So, you’re looking for a microphone and you’ve realized just how many different types there are to choose from.
You’ve read terms like ‘condenser’, ‘dynamic’, ‘cardioid’, ‘figure 8’, etc.
But what do they all mean?
And, more importantly, which one of those terms describes the mic you want for your specific needs?
In this article, I look at a number of common situations for which people need microphones. For each of these situations, I let you know which type of microphone is best and I direct you to a post that lists and reviews the best models for that specific application.
Hopefully, after reading this article, you will know which microphone to get. At the very least, you will have narrowed your options down to just a handful, making it much easier to decide on a single one.
Because, once you’ve got it down to two or three individual mics, it is pretty easy to get it down to the best one, simply by using price or aesthetics. Which one looks coolest or which one costs the least?
Finding Out What Type Of Microphone You Need
Read the following situations and decide which one most closely describes your need for a mic. Then follow the advice for that specific situation and you will be much closer to finding the perfect mic for your needs.
Recording Professional-Level Vocals In The Studio
If you’re looking to record your own vocals in a home or professional studio, you’d be best off with a condenser microphone.
These microphones record a much clearer sound than the older dynamic microphones. The drawback is that they are more sensitive, but if you are in the studio, this does not matter, since you have full control over the acoustics.
Condenser mics do cost more, so if you are on a very tight budget, you might want to consider a dynamic microphone. Personally, I would spend a little more and get a condenser mic, though.
Here’s a great post that will show you the best microphones if you want to record your singing at home. If you are a rapper, we have a post dealing specifically with mics for recording rap vocals as well.
Recording Amateur-Level Vocals At Home
If you’re looking for a microphone to record vocals at home, but you don’t need professional-level sound quality or you simply don’t want to deal with the more complicated setup of a professional microphone, a USB mic is a great choice.
USB microphones are much simpler, since you can just plug them into any computer. You also don’t need a separate power source or preamplifier, like you do with regular microphones.
With a standard mic, you need to buy a preamp and an XLR cable that connects the mic to the preamp. These are not cheap, meaning you save a lot of money by getting a USB mic. The microphone itself costs a lot less than a standard XLR mic, too.
We have a post listing great USB microphones for vocals.
Performing live in front of an audience is much different than recording vocals at home. There’s usually a lot of exterior noise and you need a microphone that will not pick that up.
For this reason, dynamic microphones are the preferred type for live performances. They are less sensitive and thus do not pick up as much ambient noise.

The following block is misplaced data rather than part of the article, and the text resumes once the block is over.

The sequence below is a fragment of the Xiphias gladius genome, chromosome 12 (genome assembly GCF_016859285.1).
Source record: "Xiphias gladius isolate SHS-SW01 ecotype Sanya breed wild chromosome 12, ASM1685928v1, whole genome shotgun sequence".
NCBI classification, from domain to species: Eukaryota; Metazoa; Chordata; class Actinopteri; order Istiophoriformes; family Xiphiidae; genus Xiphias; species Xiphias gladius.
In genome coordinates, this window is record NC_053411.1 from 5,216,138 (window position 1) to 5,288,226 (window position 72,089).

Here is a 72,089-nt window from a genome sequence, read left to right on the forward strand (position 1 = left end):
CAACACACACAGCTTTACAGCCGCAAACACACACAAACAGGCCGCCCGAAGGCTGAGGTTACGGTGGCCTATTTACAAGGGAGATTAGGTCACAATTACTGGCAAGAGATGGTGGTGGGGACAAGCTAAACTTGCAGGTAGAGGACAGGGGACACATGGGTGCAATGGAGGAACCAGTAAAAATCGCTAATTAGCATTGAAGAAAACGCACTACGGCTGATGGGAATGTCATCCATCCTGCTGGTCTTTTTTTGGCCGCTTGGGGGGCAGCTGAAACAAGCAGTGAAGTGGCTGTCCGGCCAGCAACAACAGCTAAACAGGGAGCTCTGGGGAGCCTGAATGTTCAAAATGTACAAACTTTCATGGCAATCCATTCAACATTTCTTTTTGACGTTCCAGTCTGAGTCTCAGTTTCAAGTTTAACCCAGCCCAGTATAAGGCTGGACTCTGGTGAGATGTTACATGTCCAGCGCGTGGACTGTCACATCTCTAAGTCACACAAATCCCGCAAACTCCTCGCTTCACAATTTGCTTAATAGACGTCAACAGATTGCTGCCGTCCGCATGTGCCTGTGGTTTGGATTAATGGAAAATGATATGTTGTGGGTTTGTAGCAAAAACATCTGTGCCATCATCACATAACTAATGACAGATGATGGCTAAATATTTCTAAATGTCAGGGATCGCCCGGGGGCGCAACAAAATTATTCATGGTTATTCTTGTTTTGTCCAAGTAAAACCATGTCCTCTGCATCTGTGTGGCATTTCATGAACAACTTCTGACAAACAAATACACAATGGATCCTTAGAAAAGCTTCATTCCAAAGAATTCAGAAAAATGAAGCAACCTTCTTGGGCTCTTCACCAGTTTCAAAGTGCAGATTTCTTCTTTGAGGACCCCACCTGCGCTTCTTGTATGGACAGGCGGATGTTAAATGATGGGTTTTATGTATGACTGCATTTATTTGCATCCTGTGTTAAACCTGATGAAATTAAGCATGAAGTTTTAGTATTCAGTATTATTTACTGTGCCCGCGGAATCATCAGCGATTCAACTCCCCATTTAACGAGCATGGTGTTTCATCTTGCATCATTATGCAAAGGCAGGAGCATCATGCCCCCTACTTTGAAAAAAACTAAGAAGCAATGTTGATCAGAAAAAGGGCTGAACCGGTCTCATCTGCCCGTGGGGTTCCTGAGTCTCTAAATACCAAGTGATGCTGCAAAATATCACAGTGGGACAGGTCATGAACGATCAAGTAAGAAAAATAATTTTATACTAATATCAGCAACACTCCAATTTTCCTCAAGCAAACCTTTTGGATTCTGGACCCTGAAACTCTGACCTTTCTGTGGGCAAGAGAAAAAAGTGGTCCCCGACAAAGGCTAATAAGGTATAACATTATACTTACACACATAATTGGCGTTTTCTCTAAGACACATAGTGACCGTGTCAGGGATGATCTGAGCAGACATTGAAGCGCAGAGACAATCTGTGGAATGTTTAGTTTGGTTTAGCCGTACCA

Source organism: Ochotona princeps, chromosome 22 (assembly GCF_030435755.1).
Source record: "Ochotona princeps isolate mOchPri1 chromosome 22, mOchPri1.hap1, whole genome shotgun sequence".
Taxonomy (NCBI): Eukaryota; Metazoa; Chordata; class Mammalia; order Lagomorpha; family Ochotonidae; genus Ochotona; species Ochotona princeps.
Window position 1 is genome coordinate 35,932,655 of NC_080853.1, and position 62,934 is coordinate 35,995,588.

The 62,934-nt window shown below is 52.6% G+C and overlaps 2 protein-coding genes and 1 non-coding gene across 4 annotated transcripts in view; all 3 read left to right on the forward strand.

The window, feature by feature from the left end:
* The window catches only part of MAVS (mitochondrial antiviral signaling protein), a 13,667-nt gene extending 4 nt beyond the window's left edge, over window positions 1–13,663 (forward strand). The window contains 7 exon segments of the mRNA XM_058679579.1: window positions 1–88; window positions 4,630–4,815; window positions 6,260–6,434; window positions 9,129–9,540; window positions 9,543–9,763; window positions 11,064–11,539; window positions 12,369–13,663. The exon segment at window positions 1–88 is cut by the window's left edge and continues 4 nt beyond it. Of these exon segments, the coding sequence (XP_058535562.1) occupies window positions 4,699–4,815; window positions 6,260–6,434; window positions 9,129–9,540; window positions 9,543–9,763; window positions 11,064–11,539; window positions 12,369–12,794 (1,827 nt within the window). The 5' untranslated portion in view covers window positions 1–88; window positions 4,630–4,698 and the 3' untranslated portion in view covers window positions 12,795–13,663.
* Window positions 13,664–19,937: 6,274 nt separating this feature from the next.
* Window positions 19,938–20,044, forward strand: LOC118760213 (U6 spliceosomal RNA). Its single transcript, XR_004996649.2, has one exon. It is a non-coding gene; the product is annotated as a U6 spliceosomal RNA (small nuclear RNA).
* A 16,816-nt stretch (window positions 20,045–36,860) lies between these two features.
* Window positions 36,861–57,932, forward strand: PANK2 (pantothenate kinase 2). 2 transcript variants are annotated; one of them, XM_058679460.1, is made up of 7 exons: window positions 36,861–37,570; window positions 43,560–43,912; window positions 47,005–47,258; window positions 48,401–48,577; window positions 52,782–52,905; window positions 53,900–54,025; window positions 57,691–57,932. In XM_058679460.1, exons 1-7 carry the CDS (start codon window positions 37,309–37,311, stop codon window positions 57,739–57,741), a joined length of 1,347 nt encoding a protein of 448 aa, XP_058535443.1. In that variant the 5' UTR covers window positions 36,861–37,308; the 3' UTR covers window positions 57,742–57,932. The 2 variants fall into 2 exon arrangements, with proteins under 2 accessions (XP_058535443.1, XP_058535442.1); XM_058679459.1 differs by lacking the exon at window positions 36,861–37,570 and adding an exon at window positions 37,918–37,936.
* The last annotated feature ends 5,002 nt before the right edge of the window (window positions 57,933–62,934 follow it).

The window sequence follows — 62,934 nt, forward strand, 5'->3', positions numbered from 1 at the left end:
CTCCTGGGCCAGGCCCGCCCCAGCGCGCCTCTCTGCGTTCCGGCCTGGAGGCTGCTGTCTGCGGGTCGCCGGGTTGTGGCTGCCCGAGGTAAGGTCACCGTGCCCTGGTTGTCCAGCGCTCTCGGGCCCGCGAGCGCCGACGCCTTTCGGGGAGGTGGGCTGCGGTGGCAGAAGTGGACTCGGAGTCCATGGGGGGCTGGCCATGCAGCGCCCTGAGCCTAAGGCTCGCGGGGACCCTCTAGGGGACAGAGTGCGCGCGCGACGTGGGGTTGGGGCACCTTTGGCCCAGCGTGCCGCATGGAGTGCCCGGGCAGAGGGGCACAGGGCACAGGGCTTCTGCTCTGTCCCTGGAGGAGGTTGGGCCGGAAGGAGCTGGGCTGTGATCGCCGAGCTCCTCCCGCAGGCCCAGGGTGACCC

Microphones come with different pickup patterns. This refers to the direction from which they pick up sound. The most common is the cardioid pickup pattern, which picks up sound that is directly in front of the mic, but does not catch much sound from the sides or the rear.
In other words, it only picks up the person speaking or singing into the microphone and not much else. This makes this type of microphone perfect for the stage. Here’s a list of the best microphones for live performances.
If you’re just looking for a microphone to sing karaoke at home, you basically want the same type of mic as you would for a live performance. You can get away with a lower quality one, if you want to save some money, unless you want professional-level sound quality for your karaoke.
If you don’t need the best (and you probably don’t), I recommend the budget listed in the post I linked to above. It’s not the best mic, but it’s still quite good and it is very inexpensive. It is definitely more than enough for karaoke use.
But if you need a mic for live performances and you want to make sure you get the best, then the Sennheiser e945 is easily the top choice.
Final Thoughts On Figuring Out Which Type Of Mic You Need
I’ve covered the most common applications for which people buy microphones. I know I did not cover the use of microphones to record instrumentals, but that is because the mics that are good for recording vocals are also good for instruments.
If you will be recording instrumentals in a studio, get one of the mics listed in the post for studio recording. The Neumann TLM 103 is easily the best for vocalists. If you will be performing live, you would want one of the microphones from the article on live singing.
If you need a microphone for a use not listed here, please let me know in the comments below and I will respond with some good recommendations. I will most likely also add your situation to this list, so that anyone else in the same situation can benefit as well.